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  6. I can't believe I didn't mention the Gale Girls series from Tanya Huff earlier too - it is very far from the Urban Fantasy norm and all the better for it. There have been two so far, and in each the protagonist is a young female Gale (I won't spoil the fun by explaining what a Gale is, but they are proof that in domesticity there is power). The Enchantment Emporium and the Wild Ways are both utterly delectable books. Another non- standard UF writer is Debora Geary who writes a long charming series about the witches of Berkeley who meet trouble with cookies and compassion. The first book involves one episode of posturing which is returned to later in the series so the protagonists can face up to the problems they caused by grandstanding and attempt to heal the damage they caused.

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  7. Thanks Anna! I've read the Grave series, and have the Enchantment Emporium on the TBR pile. Must shuffle it higher.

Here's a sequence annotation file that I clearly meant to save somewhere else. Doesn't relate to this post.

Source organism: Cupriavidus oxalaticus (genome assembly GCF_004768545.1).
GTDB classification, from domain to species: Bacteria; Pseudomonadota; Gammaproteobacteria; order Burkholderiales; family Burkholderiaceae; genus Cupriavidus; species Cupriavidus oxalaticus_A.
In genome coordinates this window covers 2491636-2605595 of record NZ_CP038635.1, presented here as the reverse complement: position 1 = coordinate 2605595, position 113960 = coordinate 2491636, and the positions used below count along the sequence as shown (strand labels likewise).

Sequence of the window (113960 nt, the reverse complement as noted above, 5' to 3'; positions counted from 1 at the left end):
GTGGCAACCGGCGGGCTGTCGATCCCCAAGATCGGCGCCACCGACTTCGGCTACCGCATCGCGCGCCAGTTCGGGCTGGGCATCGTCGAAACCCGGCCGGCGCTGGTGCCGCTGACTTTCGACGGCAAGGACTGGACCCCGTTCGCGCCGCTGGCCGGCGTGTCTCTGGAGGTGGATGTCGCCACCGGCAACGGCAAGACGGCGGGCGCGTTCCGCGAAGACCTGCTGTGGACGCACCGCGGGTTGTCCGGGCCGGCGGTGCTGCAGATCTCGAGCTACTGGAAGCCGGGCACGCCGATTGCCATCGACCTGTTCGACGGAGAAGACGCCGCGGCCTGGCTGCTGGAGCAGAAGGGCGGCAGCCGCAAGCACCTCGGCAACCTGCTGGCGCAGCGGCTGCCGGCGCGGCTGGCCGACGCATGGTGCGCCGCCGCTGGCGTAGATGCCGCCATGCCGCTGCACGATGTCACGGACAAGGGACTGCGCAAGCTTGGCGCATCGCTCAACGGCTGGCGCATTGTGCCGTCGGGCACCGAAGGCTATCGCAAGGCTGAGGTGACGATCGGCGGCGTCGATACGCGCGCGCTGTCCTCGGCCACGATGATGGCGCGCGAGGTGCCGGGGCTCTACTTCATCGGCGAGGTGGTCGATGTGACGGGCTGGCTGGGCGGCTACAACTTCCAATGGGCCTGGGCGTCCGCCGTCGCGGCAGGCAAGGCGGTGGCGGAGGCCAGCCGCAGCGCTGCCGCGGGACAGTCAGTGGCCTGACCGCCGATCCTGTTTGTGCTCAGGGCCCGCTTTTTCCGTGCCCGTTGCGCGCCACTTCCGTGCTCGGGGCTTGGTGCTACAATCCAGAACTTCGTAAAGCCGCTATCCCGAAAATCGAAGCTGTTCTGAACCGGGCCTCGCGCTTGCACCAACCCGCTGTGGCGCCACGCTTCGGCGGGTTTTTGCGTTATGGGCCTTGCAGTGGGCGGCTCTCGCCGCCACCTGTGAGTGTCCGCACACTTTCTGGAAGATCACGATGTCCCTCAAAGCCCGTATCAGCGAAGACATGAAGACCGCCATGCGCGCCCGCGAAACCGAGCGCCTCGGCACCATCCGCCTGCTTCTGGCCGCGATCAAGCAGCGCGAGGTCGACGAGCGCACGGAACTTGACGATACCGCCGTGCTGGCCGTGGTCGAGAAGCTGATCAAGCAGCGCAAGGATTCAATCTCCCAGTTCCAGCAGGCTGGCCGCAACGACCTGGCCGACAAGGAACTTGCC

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  8. Kat Richardson's Greywalker series. I liked Tanya Huff's Summon the Keeper. The commentary from the hole in the basement was laugh out loud amusing.

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  9. Have you tried The Hollows series by Kim Harrison? It's urban fantasy, and has some of the best character development I've read, and isn't overly infested with the super macho male characters. It also has a nice balance of male and female characters, so it isn't just the heroine wading through a sea of testosterone.

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  10. looking for women authors only? cause there's charles de lint and they are well perfect!

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    1. I've read de Lint, though not for many years. Enjoyed but not captured by, I guess I could say.

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  11. Silver on the Road by Laura Anne Gilman